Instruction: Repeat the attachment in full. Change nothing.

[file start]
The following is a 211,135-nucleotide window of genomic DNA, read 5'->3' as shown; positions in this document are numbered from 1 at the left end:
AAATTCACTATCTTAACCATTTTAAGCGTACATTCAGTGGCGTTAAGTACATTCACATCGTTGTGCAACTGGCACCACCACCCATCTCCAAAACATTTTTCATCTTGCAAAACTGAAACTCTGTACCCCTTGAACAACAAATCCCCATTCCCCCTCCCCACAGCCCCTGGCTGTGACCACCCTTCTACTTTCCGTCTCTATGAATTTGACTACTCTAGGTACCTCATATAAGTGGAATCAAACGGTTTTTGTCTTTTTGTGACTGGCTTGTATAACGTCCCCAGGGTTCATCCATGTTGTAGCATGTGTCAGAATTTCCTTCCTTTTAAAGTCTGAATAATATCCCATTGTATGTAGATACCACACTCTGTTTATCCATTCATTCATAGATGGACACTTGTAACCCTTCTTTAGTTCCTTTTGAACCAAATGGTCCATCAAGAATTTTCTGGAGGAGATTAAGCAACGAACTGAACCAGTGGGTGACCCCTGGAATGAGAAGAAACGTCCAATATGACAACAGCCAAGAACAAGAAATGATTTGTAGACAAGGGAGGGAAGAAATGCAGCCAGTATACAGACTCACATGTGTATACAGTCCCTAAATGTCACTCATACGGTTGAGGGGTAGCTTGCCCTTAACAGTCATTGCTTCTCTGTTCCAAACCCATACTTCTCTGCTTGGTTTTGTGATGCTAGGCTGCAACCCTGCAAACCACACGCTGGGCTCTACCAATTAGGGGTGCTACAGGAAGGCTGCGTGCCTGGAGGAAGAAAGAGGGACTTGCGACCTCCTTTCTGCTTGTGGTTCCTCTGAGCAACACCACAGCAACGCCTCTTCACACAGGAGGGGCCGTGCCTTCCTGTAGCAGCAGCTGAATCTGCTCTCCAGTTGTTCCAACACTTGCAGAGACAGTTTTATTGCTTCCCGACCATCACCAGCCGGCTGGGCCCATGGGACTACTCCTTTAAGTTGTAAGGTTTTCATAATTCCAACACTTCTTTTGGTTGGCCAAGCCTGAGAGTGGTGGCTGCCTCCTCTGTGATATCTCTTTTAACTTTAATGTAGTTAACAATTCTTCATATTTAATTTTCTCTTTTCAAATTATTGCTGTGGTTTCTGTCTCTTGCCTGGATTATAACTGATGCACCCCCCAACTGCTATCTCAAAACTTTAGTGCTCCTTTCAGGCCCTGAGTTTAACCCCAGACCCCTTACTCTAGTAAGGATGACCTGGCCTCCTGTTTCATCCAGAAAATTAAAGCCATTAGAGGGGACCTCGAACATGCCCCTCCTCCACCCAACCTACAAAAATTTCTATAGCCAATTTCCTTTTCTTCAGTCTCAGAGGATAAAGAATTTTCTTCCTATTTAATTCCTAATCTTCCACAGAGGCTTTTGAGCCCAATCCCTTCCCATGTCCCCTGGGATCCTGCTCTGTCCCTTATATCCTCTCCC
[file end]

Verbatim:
The following is a 211,135-nucleotide window of genomic DNA, read 5'->3' as shown; positions in this document are numbered from 1 at the left end:
AAATTCACTATCTTAACCATTTTAAGCGTACATTCAGTGGCGTTAAGTACATTCACATCGTTGTGCAACTGGCACCACCACCCATCTCCAAAACATTTTTCATCTTGCAAAACTGAAACTCTGTACCCCTTGAACAACAAATCCCCATTCCCCCTCCCCACAGCCCCTGGCTGTGACCACCCTTCTACTTTCCGTCTCTATGAATTTGACTACTCTAGGTACCTCATATAAGTGGAATCAAACGGTTTTTGTCTTTTTGTGACTGGCTTGTATAACGTCCCCAGGGTTCATCCATGTTGTAGCATGTGTCAGAATTTCCTTCCTTTTAAAGTCTGAATAATATCCCATTGTATGTAGATACCACACTCTGTTTATCCATTCATTCATAGATGGACACTTGTAACCCTTCTTTAGTTCCTTTTGAACCAAATGGTCCATCAAGAATTTTCTGGAGGAGATTAAGCAACGAACTGAACCAGTGGGTGACCCCTGGAATGAGAAGAAACGTCCAATATGACAACAGCCAAGAACAAGAAATGATTTGTAGACAAGGGAGGGAAGAAATGCAGCCAGTATACAGACTCACATGTGTATACAGTCCCTAAATGTCACTCATACGGTTGAGGGGTAGCTTGCCCTTAACAGTCATTGCTTCTCTGTTCCAAACCCATACTTCTCTGCTTGGTTTTGTGATGCTAGGCTGCAACCCTGCAAACCACACGCTGGGCTCTACCAATTAGGGGTGCTACAGGAAGGCTGCGTGCCTGGAGGAAGAAAGAGGGACTTGCGACCTCCTTTCTGCTTGTGGTTCCTCTGAGCAACACCACAGCAACGCCTCTTCACACAGGAGGGGCCGTGCCTTCCTGTAGCAGCAGCTGAATCTGCTCTCCAGTTGTTCCAACACTTGCAGAGACAGTTTTATTGCTTCCCGACCATCACCAGCCGGCTGGGCCCATGGGACTACTCCTTTAAGTTGTAAGGTTTTCATAATTCCAACACTTCTTTTGGTTGGCCAAGCCTGAGAGTGGTGGCTGCCTCCTCTGTGATATCTCTTTTAACTTTAATGTAGTTAACAATTCTTCATATTTAATTTTCTCTTTTCAAATTATTGCTGTGGTTTCTGTCTCTTGCCTGGATTATAACTGATGCACCCCCCAACTGCTATCTCAAAACTTTAGTGCTCCTTTCAGGCCCTGAGTTTAACCCCAGACCCCTTACTCTAGTAAGGATGACCTGGCCTCCTGTTTCATCCAGAAAATTAAAGCCATTAGAGGGGACCTCGAACATGCCCCTCCTCCACCCAACCTACAAAAATTTCTATAGCCAATTTCCTTTTCTTCAGTCTCAGAGGATAAAGAATTTTCTTCCTATTTAATTCCTAATCTTCCACAGAGGCTTTTGAGCCCAATCCCTTCCCATGTCCCCTGGGATCCTGCTCTGTCCCTTATATCCTCTCCC